The whole and its parts

The whole & its parts

Conflict avoidance

There are probably only very few people who don’t want to avoid a conflict. There is nothing pleasant about a conflict itself and there is no need to want a conflict.

Conflicts are situations in which one may find oneself. They are situations in which it becomes evident that those involved have differing ideas and have become aware of the difference. In other cases, it is a situation in which people are aware of these differences and believe that they are incompatible. Another perspective on a situation that is perceived as a conflict is when people notice differing ideas and believe that they must agree on them or find an agreement.

In essence, these are situations in which difference seems to become an obstacle and is seen as something to be overcome.

It begs questions about one’s relationship with different perspectives, ideas, desires, or opinions.

It rarely is difference that creates a perception that something is a conflict. It is entering a conversation with an “me vs them” mindset. It is the sense that the conversation becomes a power game with an outcome of one losing to the other.

What can the desired outcome of dealing with such differences be?

If difference is transformed into agreement or similarity, will it contribute to a greater sense of certainty or felt safety? Or is difference perceived as something that must change? Or is it the other way around, that similarity brings a sense of safety as it is perceived as something that will not change?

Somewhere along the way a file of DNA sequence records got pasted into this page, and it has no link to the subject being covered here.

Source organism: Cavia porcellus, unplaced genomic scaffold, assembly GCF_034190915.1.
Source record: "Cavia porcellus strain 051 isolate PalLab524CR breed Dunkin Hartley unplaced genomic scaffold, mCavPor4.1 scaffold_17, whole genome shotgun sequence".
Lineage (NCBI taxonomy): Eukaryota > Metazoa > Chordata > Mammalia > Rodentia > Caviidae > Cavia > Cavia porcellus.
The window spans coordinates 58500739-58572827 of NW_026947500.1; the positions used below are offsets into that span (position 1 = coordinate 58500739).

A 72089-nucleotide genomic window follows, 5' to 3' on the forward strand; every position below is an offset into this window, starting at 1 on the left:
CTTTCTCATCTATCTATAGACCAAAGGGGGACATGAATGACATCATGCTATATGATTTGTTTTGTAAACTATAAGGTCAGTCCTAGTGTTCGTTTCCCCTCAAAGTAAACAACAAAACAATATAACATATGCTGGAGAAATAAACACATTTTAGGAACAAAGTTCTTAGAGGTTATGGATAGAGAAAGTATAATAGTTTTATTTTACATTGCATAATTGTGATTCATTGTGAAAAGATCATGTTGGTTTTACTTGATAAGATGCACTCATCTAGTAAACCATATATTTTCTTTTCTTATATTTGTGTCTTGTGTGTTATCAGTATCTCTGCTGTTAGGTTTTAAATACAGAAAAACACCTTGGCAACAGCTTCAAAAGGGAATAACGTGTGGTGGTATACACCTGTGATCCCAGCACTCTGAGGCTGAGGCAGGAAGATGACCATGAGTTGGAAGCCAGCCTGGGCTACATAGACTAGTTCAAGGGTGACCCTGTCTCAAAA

And, if overcoming difference isn’t the task, how can it be received?

A way to look at difference is that it can be an indicator of ideas one didn’t have oneself. Another way to look at differences may be to become aware of situations in which ideas, desires, or opinions will have to be revisited. Often, such elements have no relevance until the context changes sufficiently to make them relevant, and it is only then that there is enough information to revisit the difference and explore if it still exists.

Usually, things will have evolved. In the new situation, other priorities may apply and make the differences irrelevant compared to what one had imagined. And if it didn’t there might still be new options to be discovered that transform the path forward and allow agreements that would not have been possible before.

Whatever happens, having mentioned the differences will have opened a field of possibilities that had not been there before. And should there have been unsurmountable obstacles, they would have become visible and could have been addressed.

Sadly, most often what happens is that a conflict emerges because what was an unsurmountable obstacle was kept out of sight.


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